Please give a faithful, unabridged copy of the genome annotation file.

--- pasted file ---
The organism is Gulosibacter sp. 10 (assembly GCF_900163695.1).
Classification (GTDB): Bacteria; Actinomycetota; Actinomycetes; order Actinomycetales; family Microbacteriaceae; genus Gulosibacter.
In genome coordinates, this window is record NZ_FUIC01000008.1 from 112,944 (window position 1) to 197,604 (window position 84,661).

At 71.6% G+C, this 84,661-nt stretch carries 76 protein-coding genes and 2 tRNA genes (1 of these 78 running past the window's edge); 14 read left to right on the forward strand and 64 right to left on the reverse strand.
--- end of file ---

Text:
The organism is Gulosibacter sp. 10 (assembly GCF_900163695.1).
Classification (GTDB): Bacteria; Actinomycetota; Actinomycetes; order Actinomycetales; family Microbacteriaceae; genus Gulosibacter.
In genome coordinates, this window is record NZ_FUIC01000008.1 from 112,944 (window position 1) to 197,604 (window position 84,661).

At 71.6% G+C, this 84,661-nt stretch carries 76 protein-coding genes and 2 tRNA genes (1 of these 78 running past the window's edge); 14 read left to right on the forward strand and 64 right to left on the reverse strand.